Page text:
Financial Services Report

September 8, 2015

Our Take
Since the first session of the 114th Congress convened back in January we’ve made it clear that this year’s Congressional agenda would be dictated by deadlines. While the Congress and the Administration were able to successfully deal with a few of these, most were punted until the end of September and October, leaving Congress with a full plate and little time in the short term.
On the menu are; funding the federal government, extending the debt limit, reauthorizing the transportation bill, considering the Iran Nuclear Deal, dealing with the annual list of tax extenders that need to be renewed, reauthorizing the Federal Aviation Act, extending child nutrition programs, and potentially renewing the expired Export-Import Bank Charter.

With only ten legislative days scheduled for September it looks like there will only be time to deal with two of the issues this month.  First is the Iran Deal, and with both the House and Senate scheduling the debate and vote on the issue for next week, it appears that Congress will have resolved this, one way or the other, by the September 17th deadline.  Second, the conventional wisdom is that the House and Senate will pass a short-term, fairly clean continuing resolution (CR) before the end of the month (and possibly before the Pope arrives on September 24th). 
While there has been much talk by Conservatives looking to use the CR to defund Planned Parenthood, Leader McConnell has thrown cold water on the idea for this year.  While observers agree that it is more likely than not that Congress moves a clean CR in September, it likely to be a short-term solution, that will only keep the doors open through the end of the year.  This means the second CR may be paired with the need to raise the debt ceiling, or the transportation bill, or tax extenders.  Whatever ultimately gets added to the “sausage” it appears that there will be many Republicans eager to add riders to this longer term CR to curtail Administration policies, including potentially the DOL Fiduciary Rule.  Combined with the fact that the debate around this second CR will be occurring only weeks before the Iowa Caucus and the first presidential primaries, it certainly could create an incentive for some (either candidates or various outside groups) to push for a shut down.  As we said back at the start of recess, it is going to be a busy and bumpy fall.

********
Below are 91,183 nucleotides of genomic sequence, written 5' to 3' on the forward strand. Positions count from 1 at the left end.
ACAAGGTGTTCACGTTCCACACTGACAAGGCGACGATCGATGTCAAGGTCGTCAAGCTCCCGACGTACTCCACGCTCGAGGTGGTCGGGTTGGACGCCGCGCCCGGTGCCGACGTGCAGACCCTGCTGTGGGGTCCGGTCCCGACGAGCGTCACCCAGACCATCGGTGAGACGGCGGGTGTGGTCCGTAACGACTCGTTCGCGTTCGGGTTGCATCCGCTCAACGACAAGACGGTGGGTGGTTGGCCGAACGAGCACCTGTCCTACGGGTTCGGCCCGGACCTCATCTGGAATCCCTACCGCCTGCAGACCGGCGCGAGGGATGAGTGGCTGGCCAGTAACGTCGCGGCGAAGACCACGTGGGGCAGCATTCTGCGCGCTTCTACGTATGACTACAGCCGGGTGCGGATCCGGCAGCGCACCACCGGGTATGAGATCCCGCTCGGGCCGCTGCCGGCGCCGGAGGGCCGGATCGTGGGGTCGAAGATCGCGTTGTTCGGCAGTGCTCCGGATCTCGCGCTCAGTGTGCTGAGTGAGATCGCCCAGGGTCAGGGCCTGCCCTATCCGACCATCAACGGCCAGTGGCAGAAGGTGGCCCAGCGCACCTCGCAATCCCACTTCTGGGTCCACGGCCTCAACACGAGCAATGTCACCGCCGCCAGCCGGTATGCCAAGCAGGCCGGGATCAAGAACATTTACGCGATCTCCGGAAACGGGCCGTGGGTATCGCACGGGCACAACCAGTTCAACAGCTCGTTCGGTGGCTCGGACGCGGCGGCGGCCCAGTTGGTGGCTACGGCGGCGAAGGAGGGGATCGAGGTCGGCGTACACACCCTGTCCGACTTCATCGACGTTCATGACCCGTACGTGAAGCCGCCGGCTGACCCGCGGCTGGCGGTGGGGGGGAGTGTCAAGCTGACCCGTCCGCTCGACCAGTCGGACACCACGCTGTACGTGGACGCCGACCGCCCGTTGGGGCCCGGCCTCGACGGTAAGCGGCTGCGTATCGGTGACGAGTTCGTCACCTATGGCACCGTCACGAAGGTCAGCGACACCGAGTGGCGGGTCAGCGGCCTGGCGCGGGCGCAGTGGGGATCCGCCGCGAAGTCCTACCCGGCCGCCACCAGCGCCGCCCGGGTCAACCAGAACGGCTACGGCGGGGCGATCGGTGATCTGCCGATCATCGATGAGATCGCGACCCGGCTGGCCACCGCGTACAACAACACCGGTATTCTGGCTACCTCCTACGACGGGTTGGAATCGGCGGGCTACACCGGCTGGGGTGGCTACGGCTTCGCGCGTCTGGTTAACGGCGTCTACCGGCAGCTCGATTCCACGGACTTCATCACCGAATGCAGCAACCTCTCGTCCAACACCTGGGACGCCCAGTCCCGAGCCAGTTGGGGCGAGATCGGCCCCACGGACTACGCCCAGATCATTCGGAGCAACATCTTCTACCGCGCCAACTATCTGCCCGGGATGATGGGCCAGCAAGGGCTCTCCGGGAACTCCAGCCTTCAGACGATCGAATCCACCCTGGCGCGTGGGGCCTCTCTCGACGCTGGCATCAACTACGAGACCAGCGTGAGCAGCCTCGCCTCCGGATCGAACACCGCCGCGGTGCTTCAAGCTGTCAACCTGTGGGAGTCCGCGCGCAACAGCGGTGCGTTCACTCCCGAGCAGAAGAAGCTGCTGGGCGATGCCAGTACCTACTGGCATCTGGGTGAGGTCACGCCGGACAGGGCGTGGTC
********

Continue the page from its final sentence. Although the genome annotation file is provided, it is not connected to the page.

Looking Ahead

Near Term

  • On Thursday two House Financial Services Subcommittees will hold a joint hearing on the Department of Labor’s Fiduciary Rule.
  • Also on Thursday, the Senate Banking Committee has scheduled a nomination hearing for Andrew Szubin to be Under Secretary for Terrorism and Financial Crimes.

Further Out

  • During the rest of the month the House Financial Services Committee is expected to hold another hearing on the 5th Anniversary of Dodd Frank, a hearing on international financial turmoil and a hearing on issues facing the U.S. Insurance industry. 
  • The Committee is also anticipating holding a mark-up for a yet-to-be announced set of bills at the end of the month. 
  • The Department of Labor is expected to publish the transcript of its four days of hearings on its controversial Fiduciary Duty rule in the next week or so.  This publication will trigger the reopening the comment period, with the Department expected – barring Congressional intervention – to issue a final rule by the end of the year or in Q1 of 2016.

Next Week’s Schedule

On Wednesday, September 9th at 10:00 AM in 2128 Rayburn, the Financial Services Task Force to Investigate Terrorism Financing will hold a hearing entitled, “Could America Do More? An Examination of U.S. Efforts to Stop the Financing of Terror.”
On Thursday, September 10th at 10:00 AM in 2128 Rayburn the Capital Markets and Government Sponsored Enterprises and the Oversight and Investigations Subcommittees will hold a hearing entitled, “Preserving Retirement Security and Investment Choices for All Americans.”
On Thursday, September 10th at 10:00 AM in 538 Dirksen the Banking Committee will hold a nominations hearing.